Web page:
Raw and continually on edge, Alina Grigore’s Blue Moon is a chaotic family portrait that purposely overwhelms poor Irina and its audience. Throwing everything at our senses, her restless camera never gives you a moment to breathe—a strong debut.
22-year-old Irina (Iona Chitu) lives in the mountains, where her family runs a hotel. She looks after the books but is desperate to finally start her studies in Bucharest, far from the controlling patriarchy that has kept a tight leash over her life. Unfortunately, her volatile, controlling cousin, Liviu (Mircea Postelnicu), is determined to keep her and her sister in their place.
Irina never appears to have a minute to herself in Blue Moon; her family continually hounds her to complete jobs or be someone’s sounding board. So when her idea of moving away from the university to Bucharest instead of a local university or one in London where she can live with her brother is roundly lambasted by her family, she begins to feel her pent up frustration begin to overwhelm her.
While her two male cousins are the face of the business, she is the one sorting out all of the finances, the unofficial accountant. Yet she is constantly yelled at and rarely lifts her head up unless she is striking out at someone. As much as she needs space and freedom, she needs to grab her confidence in herself and for Irina to come out of that shell and be the person she should be. Regardless of how the male people in her family feel about it.
Symbolising this is a scene at the tail end of the film. Irina is given a spiel about why she and the other women in the family want to leave the hotel the business and have the lives they want. It is horribly manipulative but truly authentic. This family is as possessive as they come, and if you are to leave it, it has to be on their terms and only so you can come back to improve the business.
You sense that their attitude to her is almost to wear her down so that she never moves as she has become far too valuable an asset to them and the business. When one tries to complete an invoice himself, he gets all the figures wrong, so Irina has to trail along with him to go and correct his mistake. There is a desperation in all of the anger with the men, whether that is feeling inadequate to the intelligent woman or the true fear of losing her and paying an ungodly sum for a qualified accountant to help with the business.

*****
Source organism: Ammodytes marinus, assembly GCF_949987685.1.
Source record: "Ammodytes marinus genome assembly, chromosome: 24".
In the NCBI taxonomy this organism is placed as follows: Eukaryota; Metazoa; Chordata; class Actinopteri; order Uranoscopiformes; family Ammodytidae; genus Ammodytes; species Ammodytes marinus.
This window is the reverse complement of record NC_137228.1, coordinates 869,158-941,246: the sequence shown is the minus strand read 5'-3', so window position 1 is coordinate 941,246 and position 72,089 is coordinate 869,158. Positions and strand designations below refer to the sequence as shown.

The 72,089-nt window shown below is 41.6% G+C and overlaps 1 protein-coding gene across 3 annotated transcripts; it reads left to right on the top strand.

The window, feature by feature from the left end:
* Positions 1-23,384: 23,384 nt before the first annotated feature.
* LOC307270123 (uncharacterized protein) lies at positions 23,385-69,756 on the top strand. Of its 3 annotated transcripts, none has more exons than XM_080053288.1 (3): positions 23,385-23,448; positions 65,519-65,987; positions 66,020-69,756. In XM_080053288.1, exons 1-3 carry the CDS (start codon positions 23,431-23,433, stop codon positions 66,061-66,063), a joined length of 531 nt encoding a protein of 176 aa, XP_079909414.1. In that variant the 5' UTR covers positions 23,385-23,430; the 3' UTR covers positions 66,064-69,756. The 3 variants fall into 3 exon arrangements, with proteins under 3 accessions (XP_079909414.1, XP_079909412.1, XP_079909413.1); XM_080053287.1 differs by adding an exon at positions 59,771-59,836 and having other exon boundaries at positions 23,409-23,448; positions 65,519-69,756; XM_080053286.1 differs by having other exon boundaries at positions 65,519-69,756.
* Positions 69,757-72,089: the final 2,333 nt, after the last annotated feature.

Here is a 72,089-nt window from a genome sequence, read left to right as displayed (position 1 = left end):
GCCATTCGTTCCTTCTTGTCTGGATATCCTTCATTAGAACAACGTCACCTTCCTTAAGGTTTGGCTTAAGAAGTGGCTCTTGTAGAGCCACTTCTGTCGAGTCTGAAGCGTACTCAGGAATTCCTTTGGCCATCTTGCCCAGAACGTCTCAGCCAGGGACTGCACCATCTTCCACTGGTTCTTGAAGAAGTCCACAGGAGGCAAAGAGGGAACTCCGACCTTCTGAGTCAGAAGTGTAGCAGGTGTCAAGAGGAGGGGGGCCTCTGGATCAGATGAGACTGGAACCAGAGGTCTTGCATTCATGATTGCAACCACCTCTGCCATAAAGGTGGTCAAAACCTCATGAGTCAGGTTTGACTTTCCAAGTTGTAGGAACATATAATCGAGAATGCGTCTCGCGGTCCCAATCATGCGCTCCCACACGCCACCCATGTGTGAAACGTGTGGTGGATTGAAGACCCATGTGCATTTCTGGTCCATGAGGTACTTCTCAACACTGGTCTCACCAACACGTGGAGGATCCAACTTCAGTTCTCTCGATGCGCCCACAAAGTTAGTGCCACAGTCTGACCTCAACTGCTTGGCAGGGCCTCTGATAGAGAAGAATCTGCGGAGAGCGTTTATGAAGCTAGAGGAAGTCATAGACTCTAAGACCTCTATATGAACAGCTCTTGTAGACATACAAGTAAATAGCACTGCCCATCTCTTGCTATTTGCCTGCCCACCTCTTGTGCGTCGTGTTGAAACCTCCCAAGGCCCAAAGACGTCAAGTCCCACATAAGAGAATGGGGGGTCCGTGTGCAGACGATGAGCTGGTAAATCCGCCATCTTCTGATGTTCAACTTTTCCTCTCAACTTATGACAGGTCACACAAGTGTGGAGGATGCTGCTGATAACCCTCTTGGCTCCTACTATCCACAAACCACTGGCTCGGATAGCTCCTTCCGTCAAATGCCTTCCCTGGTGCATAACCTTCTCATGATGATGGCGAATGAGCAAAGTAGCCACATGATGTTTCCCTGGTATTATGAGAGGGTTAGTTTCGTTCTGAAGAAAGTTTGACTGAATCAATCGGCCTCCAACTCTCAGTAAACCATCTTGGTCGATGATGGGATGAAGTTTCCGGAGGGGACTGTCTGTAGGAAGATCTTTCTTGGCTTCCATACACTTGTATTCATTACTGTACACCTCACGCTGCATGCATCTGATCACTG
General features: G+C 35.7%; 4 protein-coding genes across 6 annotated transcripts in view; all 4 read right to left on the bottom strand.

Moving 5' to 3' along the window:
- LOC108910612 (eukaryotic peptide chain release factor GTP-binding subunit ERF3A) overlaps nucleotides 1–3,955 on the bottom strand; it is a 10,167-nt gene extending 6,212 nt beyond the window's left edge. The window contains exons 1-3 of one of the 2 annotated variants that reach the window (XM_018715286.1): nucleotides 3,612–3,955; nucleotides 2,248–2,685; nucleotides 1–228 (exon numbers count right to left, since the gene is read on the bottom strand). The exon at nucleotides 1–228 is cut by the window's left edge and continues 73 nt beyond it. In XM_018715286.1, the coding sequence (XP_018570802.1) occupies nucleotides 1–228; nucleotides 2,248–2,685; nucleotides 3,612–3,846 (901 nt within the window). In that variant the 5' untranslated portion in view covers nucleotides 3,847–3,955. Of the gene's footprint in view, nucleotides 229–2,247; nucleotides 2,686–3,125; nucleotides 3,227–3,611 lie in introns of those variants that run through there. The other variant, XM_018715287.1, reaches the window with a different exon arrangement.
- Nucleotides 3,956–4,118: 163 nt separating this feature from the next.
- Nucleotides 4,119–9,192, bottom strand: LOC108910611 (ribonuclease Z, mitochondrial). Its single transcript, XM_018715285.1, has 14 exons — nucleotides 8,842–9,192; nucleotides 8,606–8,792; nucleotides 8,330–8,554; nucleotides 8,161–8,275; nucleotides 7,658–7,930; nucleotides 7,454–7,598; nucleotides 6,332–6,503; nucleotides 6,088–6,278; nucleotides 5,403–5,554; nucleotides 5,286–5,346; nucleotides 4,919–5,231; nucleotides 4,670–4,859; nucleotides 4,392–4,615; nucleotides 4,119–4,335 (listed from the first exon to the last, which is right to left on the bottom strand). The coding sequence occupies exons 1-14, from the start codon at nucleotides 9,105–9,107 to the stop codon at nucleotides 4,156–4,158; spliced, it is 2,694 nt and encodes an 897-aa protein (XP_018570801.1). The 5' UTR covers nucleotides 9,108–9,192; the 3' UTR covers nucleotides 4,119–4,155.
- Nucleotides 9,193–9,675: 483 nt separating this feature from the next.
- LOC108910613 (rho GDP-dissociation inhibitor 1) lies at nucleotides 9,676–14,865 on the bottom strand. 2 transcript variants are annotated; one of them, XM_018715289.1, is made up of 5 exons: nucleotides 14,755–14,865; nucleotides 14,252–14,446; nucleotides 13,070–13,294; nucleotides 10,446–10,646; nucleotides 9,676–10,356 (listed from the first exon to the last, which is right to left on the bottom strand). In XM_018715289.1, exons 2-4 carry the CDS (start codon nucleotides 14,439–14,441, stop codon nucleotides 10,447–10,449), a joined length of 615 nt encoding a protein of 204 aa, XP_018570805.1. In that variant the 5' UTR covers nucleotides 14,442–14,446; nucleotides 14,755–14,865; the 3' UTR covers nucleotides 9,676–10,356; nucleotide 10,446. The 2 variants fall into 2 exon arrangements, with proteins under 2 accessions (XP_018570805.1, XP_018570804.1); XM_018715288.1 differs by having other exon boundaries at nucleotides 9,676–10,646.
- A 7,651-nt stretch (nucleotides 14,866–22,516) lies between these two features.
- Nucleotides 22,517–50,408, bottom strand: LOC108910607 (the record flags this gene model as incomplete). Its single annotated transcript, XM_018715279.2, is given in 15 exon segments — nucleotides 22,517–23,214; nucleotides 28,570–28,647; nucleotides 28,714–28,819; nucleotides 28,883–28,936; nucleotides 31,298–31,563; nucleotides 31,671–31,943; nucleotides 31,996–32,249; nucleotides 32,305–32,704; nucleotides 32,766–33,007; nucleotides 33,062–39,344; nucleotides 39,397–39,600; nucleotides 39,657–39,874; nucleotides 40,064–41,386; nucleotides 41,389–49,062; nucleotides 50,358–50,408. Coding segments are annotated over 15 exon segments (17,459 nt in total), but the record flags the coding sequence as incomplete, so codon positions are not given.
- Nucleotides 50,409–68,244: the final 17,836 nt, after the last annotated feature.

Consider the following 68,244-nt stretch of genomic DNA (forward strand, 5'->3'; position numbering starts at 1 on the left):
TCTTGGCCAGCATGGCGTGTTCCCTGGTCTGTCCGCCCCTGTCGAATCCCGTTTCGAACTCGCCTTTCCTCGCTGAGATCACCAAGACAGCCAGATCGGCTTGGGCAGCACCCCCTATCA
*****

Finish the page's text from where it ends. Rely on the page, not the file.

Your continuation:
Leaving someone as bright as Irina firmly between a rock and a hard place, she loves her family. Still, with how dysfunctional they all are, she has to decide what is best, go off and live the life she thinks she should, or do what the family needs her to and for her to wallow forever. Her sister Victoria is as desperate to escape the unrelenting grip of their male cousins and so begins their fight for what is best for them.
Blue Moon encapsulates these moments very well. But, unfortunately, it just so happens that somehow within 85 minutes, it feels as if we see the same bursts of anger and confrontation in the garden again and again. Yes, that shows how under the thumb the women are and how they should, in the men’s eyes, be grateful, but it becomes almost draining for the audience. By repeating themselves with only the slightest of deviations, instead of moving the film forwards, it feels as if we are stuck, waiting for a moment where there is a massive reason for the next explosion of emotions.
Sadly, some moments seem tacked on to give the entire cast something meaningful; some of the family have a subplot that is never really fleshed out and detracts from the story of Irina and Victoria. We know the two have all the reasons in the world to leave. However, concentrating on what others are doing takes us away from their journey, whether to leave or go.
Where the script falters at times in Blue Moon by just being so busy (and with a family like this, you understand why that is the case), Grigore actually excels in her direction. Scenes and moments build terrifically well. With a camera that point-blank refuses to stay still for a moment, it follows everyone around trying and sometimes missing moments due to the frenetic nature of it all. That said, it is just wholly overwhelming to keep track of everything, and as she has overplayed her hand touch, it would have been wiser to allow audiences to get more gulps of air.
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